By Paul Demko is the cannabis editor at POLITICO.
The lack of recreational weed shops in Michigan’s largest city is not exactly by choice. But it wasn’t by accident either. For more than two years, city officials have attempted to launch an adult-use market. But their efforts to ensure that the fledgling industry reflects the city’s demographics by giving preferential treatment to long-time residents or people living in areas disproportionately targeted by criminal enforcement have led to numerous lawsuits and endless delays. The result is a still-born market where everyone is failing.
“Detroit is doing all the wrong things for all the right reasons,” said Michael DiLaura, chief corporate officer for House of Dank, a Michigan chain which has four medical shops in Detroit and is currently suing the city over its adult-use ordinance. “We’re getting killed out there in the city. There are no patients out there anymore.”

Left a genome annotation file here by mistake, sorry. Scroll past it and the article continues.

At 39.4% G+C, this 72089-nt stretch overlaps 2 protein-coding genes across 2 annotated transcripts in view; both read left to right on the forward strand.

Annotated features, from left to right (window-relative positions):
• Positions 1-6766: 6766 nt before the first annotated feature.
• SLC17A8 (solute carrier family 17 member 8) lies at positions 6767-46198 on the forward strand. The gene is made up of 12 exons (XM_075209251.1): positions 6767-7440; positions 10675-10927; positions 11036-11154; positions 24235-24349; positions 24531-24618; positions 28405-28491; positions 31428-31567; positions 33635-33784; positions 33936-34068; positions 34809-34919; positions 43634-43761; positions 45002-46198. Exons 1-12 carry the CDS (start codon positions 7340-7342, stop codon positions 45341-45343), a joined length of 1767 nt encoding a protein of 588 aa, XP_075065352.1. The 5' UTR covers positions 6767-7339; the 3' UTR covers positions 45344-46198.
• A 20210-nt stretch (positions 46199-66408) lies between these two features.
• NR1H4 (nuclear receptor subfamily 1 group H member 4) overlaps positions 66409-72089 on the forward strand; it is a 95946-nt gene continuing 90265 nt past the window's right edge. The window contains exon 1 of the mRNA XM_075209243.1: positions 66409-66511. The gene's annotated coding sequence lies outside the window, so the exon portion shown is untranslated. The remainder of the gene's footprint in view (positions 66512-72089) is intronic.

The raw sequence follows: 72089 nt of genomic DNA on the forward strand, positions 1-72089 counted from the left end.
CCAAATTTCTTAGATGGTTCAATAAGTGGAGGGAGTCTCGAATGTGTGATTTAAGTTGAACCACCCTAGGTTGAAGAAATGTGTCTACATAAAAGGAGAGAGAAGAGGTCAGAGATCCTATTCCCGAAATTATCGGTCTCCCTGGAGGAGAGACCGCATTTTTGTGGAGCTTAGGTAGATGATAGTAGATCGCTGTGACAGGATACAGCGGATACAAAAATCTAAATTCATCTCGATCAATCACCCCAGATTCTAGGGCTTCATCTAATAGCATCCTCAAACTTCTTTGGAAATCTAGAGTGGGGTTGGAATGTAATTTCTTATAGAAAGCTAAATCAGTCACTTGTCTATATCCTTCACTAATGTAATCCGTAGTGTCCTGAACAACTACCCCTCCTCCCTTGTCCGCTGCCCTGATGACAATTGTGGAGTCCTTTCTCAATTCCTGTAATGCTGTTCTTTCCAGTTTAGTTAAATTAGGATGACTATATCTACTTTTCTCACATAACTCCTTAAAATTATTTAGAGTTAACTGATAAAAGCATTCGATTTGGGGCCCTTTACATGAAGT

In June 2021, a federal judge sided with Lowe. The program “gives an unfair, irrational, and likely unconstitutional advantage to long-term Detroit residents over all other applicants,” wrote U.S. District Court Judge Bernard Friedman in his ruling. He issued a preliminary injunction blocking the city from proceeding with the application process. That left the 20 pending applications in legal limbo. City attorneys didn’t admit any wrongdoing, but Tate and his colleagues on the council went back to the drawing board.